Nine Leadership Lessons from the Best Boss I Ever Had
By Ryan Estis
I walked into the restaurant five minutes early for our 6:30pm reservation. He was waiting to greet me by the bar. I couldn’t help but smile. I’ve never forgotten the sales lesson “showing up on time means you’re five minutes late.” He was always five minutes early.
As we slid into the corner booth it certainly felt like old times. After working together for more than a decade, we had enjoyed some great dinner conversations and it was good to reconnect. He had been a mentor, friend and hands down the best boss I ever had. Dinner with him was always a special occasion and I would usually reflect upon the evening long after it ended. The big insight might come in a brief moment but it was always included. Many of the lessons I learned from him are foundational principles I still practice today. Working for him was a life-changing experience.
If you have ever worked for an extraordinary leader, I’m sure you can relate. The best leaders are acutely aware of the impact they have on people and recognize that leadership is about helping people become their very best. Leadership isn’t a job. Leadership is a responsibility.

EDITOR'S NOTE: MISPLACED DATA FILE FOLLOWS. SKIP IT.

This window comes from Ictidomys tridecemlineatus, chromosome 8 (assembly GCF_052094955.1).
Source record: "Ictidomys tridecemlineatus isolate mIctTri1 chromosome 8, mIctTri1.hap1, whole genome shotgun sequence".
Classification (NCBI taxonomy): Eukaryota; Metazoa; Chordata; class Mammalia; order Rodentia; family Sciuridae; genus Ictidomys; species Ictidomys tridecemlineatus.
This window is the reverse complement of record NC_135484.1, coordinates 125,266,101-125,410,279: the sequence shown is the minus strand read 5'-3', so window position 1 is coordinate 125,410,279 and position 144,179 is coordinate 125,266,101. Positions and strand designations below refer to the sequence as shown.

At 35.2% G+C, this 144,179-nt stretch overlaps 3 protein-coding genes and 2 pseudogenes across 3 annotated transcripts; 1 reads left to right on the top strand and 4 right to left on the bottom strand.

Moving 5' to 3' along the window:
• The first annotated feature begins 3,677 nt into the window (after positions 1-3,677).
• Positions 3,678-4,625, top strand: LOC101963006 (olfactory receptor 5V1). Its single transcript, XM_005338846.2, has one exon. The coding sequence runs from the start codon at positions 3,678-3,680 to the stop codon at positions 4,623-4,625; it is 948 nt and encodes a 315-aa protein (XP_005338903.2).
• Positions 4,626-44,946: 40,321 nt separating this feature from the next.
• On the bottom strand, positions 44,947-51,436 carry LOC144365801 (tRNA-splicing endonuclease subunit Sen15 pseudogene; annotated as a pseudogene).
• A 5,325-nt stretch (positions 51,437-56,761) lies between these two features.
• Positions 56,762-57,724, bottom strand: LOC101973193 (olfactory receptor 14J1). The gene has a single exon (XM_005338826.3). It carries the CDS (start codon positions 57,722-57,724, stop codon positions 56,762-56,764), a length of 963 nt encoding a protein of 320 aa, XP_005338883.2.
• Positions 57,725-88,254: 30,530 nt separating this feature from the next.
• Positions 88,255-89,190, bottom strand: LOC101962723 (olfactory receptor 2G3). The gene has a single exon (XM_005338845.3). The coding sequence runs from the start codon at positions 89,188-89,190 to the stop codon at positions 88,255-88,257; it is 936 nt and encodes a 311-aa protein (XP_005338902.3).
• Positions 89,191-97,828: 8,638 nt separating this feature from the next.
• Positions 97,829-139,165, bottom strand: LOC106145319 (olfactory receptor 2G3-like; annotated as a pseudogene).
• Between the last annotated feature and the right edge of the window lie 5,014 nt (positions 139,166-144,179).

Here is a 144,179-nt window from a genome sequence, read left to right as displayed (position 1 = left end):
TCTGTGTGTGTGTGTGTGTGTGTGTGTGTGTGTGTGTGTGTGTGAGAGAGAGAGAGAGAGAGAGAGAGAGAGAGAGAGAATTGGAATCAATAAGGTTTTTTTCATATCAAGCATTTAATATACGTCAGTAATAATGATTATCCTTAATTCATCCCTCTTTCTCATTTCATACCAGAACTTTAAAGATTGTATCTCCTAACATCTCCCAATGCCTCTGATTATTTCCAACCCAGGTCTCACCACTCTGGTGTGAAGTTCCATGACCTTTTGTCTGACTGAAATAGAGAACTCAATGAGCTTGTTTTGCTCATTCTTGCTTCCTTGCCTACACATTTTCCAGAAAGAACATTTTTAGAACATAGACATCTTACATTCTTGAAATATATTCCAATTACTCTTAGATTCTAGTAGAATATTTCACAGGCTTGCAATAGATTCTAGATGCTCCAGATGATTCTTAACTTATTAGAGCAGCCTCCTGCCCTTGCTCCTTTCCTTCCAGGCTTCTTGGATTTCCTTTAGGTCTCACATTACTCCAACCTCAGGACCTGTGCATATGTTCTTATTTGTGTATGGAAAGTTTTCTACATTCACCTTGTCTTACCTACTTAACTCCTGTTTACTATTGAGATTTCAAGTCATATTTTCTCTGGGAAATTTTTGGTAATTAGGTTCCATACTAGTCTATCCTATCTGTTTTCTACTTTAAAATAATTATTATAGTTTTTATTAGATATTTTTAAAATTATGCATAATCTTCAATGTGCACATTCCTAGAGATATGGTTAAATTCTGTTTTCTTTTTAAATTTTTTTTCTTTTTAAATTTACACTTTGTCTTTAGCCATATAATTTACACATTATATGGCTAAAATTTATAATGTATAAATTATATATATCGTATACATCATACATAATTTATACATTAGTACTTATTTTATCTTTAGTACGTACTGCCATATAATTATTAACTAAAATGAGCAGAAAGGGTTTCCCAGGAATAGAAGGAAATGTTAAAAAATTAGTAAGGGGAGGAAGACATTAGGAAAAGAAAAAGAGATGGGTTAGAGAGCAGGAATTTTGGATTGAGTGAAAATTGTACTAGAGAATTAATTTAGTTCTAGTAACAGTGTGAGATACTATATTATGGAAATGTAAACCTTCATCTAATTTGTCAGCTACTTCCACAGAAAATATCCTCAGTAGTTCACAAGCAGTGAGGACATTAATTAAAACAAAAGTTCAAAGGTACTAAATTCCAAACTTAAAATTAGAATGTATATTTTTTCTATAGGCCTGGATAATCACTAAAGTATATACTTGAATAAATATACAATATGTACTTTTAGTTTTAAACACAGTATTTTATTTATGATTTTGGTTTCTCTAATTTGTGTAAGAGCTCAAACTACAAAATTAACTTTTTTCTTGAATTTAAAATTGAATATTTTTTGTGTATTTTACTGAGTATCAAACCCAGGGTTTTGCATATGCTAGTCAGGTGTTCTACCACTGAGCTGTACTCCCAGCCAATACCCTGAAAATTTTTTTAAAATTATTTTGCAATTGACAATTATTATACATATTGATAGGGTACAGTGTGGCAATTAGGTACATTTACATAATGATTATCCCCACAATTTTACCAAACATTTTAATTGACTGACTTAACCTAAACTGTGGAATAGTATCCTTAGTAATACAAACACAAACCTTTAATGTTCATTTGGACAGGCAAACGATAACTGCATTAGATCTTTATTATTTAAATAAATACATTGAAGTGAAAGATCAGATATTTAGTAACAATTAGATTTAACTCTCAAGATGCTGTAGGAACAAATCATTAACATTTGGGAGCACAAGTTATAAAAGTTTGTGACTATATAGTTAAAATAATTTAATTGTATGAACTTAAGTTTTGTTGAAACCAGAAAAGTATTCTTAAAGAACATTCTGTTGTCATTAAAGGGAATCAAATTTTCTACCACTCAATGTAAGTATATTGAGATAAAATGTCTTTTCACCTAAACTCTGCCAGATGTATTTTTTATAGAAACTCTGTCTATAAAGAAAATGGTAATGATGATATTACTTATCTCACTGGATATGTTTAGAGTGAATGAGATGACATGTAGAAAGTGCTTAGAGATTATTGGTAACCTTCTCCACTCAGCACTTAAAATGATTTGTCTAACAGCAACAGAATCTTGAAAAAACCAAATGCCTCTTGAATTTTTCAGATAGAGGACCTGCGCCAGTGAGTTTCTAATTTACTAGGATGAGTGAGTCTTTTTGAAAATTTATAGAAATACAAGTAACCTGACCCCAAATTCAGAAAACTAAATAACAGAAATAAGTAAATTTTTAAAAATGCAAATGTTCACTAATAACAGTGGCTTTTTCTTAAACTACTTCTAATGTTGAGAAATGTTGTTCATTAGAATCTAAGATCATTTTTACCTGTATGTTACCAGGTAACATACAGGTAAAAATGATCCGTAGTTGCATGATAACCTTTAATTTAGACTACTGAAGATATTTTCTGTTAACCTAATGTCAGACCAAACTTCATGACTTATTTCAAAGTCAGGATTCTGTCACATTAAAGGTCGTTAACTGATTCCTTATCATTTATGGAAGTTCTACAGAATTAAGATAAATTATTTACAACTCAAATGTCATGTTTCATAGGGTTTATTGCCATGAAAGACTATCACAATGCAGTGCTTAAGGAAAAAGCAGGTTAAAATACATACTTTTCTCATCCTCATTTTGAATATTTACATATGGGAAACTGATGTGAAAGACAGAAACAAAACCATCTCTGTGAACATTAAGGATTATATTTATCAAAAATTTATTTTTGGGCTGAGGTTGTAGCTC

What makes a leader extraordinary? Here are nine leadership lessons from my best boss’ playbook. This is what I loved about working for him:
- He Had A Vision: He was future-directed. He could clearly articulate where we were going and how we were going to get there. His confidence and optimism about our future success was contagious. I would constantly leverage his vision as a source of inspiration for our sales organization.
- He Was Present With Presence – He put in the work. Trade shows. Client presentations. Office visits. His impact was felt daily throughout the organization and he was always willing to give more. A phone call to an employee who made a big contribution. A handwritten note to welcome a new client. A lunch and learn with the team during an office visit. He cared about the culture of the company he was leading and worked tirelessly to continue making it our competitive advantage.
- He Put Me In A Position To Succeed – He wanted to understand how he could help me succeed. He would work with me to eliminate barriers that might inhibit our success. He created opportunity to help me contribute more to the business. I felt empowered in my work and was afforded the autonomy to make my own meaningful contribution and imprint on the business. He was generous with recognition when it was warranted. There was an incredible sense of pride and belonging in our organization among the top performers.